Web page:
“Daring” and “Sceptical” are other moods currently in the line up. Check out the full range here.
Today sees the launch of a new app that turns abandoned shopping trollies into trees.
Members of the public can now use the Trolleywise app to take a photo of wayward shopping trollies. The app uses the phone location to identify the whereabouts of the trolley and this information is passed to a team of vans and drivers for collection within 24 hours. In return, a tree is planted for every trolley recycled.
Supported by Trees for Cities and the River and Canal trust, the app is expected to help reduce the waste created by the 400,000 trollies that go missing every year out of the two million that are in circulation.
Trolleywise hope that the app will replace the current system in which local authorities have to collect the trollies and charge the finder’s fee back to the supermarket often through fines. Users don’t get any financial reward but do get the satisfaction of helping the environment via the tree planting “reward”. The app also logs your stats so you can potentially see if you are the top “spotter” in your area.
Websites that link borrowers and lenders directly are on the brink of hitting £500 million in loans in Britain — and the industry’s leaders believe that they pose an increasing challenge to the big high street banks according to an article in The Times.
Peer to peer lending, where a “platform” links savers and borrowers, appears to be on the up with even Google apparently dipping its toe in the water. There seem to be several attractions for the peer to peer lending model. For savers, there is the potential to achieve a much higher rate of return. Perhaps just as important, savers also get a sense of “investing” directly into the market of loans to individuals or small businesses – much more engaging than deposits with a faceless bank. For borrowers, the attraction appears to be relatively easier access to loan finance at competitive rates. Within the mix, the platform takes a cut.
However, this emerging market is struggling to get the regulatory frameworks in place that would put it on a similar footing with other investment markets, which seems a shame. Anything that poses a challenge to the existing model of bank provided finance should be welcomed. Equally, providing an alternative investment route for cash deposits, linking investment directly into smaller businesses and start ups could be a significant channel for growth in the real economy as opposed to government backed finance schemes that appear to benefit the banks more than the wider economy.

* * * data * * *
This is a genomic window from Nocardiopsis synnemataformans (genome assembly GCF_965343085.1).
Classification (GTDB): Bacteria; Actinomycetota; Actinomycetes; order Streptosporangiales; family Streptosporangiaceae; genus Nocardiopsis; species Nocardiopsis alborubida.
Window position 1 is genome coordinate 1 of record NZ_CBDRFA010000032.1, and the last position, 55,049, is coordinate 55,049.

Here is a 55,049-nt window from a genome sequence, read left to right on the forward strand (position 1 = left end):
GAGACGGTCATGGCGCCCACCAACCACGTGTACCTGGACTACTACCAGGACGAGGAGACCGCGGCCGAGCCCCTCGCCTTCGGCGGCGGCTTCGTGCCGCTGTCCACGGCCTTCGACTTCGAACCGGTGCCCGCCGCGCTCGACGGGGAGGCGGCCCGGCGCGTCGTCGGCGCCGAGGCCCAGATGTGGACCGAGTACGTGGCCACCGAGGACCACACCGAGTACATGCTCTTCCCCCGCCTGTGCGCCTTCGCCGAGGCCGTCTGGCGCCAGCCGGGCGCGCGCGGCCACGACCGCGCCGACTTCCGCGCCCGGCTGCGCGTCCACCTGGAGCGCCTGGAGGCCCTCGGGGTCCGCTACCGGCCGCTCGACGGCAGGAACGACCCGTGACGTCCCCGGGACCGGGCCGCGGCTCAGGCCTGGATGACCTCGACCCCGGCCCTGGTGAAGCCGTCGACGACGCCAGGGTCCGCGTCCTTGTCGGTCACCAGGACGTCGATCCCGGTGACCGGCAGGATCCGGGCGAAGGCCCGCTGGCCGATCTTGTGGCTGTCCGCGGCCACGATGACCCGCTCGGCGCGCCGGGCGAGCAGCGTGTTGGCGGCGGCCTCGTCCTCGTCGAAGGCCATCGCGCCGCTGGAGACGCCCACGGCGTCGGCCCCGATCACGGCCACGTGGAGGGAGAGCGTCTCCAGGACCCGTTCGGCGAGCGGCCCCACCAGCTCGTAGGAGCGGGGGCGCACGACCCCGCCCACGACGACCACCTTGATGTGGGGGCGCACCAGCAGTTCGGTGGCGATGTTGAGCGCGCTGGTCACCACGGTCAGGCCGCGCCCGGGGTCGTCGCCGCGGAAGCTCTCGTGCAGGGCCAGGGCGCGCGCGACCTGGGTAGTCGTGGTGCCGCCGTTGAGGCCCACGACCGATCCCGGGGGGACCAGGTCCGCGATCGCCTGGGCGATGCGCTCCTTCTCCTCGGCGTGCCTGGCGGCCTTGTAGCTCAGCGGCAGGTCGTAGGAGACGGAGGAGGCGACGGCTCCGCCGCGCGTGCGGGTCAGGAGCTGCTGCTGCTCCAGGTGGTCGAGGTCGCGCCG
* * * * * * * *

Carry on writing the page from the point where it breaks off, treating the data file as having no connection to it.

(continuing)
So, I do hope that the regulators and the “powers that be” provide appropriate and sensible support rather than raise barriers or drag their collective feet.
The chief exec of clothing and homewares retailer Next, Lord Wolfson, has donated a sizeable chunk of his bonus to his staff. The decision was widely reported and PIRC commended the act as a massive recognition of the contribution of employees to the financial success of the business. Hear hear!
It is refreshing to observe such an act, made all the more significant by its unilateral nature. Listening in on Radio 4’s Today program on the day of the announcement, the market reporter’s commentary appeared somewhat dismissive as if the whole thing was some kind of PR stunt or a moment of madness unlikely to be repeated by other CEOs.
Many chief execs have waived their bonus entitlements during the course of the recession -although many would say such actions were generally only in response to external pressure, which in turn has only intensified a sense of corporate greed and selfishness that many would say still exist and the root cause of the financial meltdown.